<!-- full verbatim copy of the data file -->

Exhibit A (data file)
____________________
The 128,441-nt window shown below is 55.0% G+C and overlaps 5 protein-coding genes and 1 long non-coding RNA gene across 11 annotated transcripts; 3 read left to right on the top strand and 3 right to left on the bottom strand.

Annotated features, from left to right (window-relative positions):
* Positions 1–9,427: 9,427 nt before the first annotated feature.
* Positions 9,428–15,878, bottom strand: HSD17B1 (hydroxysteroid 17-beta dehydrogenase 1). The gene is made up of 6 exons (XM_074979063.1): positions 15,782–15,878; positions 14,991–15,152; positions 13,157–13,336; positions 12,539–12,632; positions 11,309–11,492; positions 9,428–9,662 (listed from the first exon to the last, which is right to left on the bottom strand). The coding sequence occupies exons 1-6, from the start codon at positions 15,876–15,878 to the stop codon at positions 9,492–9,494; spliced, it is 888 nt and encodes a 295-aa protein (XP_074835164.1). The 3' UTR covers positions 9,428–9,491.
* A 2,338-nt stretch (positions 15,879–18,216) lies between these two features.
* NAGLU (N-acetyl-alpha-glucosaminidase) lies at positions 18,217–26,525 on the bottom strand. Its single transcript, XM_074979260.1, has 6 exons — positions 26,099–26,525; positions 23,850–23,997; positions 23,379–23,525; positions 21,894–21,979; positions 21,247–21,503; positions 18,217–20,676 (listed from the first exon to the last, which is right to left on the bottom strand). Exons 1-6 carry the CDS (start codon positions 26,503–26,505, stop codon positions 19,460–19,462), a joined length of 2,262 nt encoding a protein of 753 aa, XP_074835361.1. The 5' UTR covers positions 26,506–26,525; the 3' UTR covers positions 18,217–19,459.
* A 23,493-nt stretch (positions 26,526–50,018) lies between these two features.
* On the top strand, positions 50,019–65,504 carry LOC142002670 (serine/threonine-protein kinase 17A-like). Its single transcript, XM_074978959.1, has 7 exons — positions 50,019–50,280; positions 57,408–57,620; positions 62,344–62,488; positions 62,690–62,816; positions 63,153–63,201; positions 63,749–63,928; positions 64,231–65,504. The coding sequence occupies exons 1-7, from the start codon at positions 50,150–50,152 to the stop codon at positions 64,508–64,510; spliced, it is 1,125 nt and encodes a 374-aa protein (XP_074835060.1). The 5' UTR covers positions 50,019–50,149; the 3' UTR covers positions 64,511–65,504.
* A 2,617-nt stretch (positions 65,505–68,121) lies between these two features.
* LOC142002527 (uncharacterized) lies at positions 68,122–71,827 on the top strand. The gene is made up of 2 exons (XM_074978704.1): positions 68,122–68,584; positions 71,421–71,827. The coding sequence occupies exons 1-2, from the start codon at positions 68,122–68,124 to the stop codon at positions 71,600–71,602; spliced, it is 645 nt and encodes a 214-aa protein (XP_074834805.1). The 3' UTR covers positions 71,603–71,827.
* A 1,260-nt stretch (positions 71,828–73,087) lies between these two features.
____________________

The 128,441-nt window shown below is 55.0% G+C and overlaps 5 protein-coding genes and 1 long non-coding RNA gene across 11 annotated transcripts; 3 read left to right on the top strand and 3 right to left on the bottom strand.

Annotated features, from left to right (window-relative positions):
* Positions 1–9,427: 9,427 nt before the first annotated feature.
* Positions 9,428–15,878, bottom strand: HSD17B1 (hydroxysteroid 17-beta dehydrogenase 1). The gene is made up of 6 exons (XM_074979063.1): positions 15,782–15,878; positions 14,991–15,152; positions 13,157–13,336; positions 12,539–12,632; positions 11,309–11,492; positions 9,428–9,662 (listed from the first exon to the last, which is right to left on the bottom strand). The coding sequence occupies exons 1-6, from the start codon at positions 15,876–15,878 to the stop codon at positions 9,492–9,494; spliced, it is 888 nt and encodes a 295-aa protein (XP_074835164.1). The 3' UTR covers positions 9,428–9,491.
* A 2,338-nt stretch (positions 15,879–18,216) lies between these two features.
* NAGLU (N-acetyl-alpha-glucosaminidase) lies at positions 18,217–26,525 on the bottom strand. Its single transcript, XM_074979260.1, has 6 exons — positions 26,099–26,525; positions 23,850–23,997; positions 23,379–23,525; positions 21,894–21,979; positions 21,247–21,503; positions 18,217–20,676 (listed from the first exon to the last, which is right to left on the bottom strand). Exons 1-6 carry the CDS (start codon positions 26,503–26,505, stop codon positions 19,460–19,462), a joined length of 2,262 nt encoding a protein of 753 aa, XP_074835361.1. The 5' UTR covers positions 26,506–26,525; the 3' UTR covers positions 18,217–19,459.
* A 23,493-nt stretch (positions 26,526–50,018) lies between these two features.
* On the top strand, positions 50,019–65,504 carry LOC142002670 (serine/threonine-protein kinase 17A-like). Its single transcript, XM_074978959.1, has 7 exons — positions 50,019–50,280; positions 57,408–57,620; positions 62,344–62,488; positions 62,690–62,816; positions 63,153–63,201; positions 63,749–63,928; positions 64,231–65,504. The coding sequence occupies exons 1-7, from the start codon at positions 50,150–50,152 to the stop codon at positions 64,508–64,510; spliced, it is 1,125 nt and encodes a 374-aa protein (XP_074835060.1). The 5' UTR covers positions 50,019–50,149; the 3' UTR covers positions 64,511–65,504.
* A 2,617-nt stretch (positions 65,505–68,121) lies between these two features.
* LOC142002527 (uncharacterized) lies at positions 68,122–71,827 on the top strand. The gene is made up of 2 exons (XM_074978704.1): positions 68,122–68,584; positions 71,421–71,827. The coding sequence occupies exons 1-2, from the start codon at positions 68,122–68,124 to the stop codon at positions 71,600–71,602; spliced, it is 645 nt and encodes a 214-aa protein (XP_074834805.1). The 3' UTR covers positions 71,603–71,827.
* A 1,260-nt stretch (positions 71,828–73,087) lies between these two features.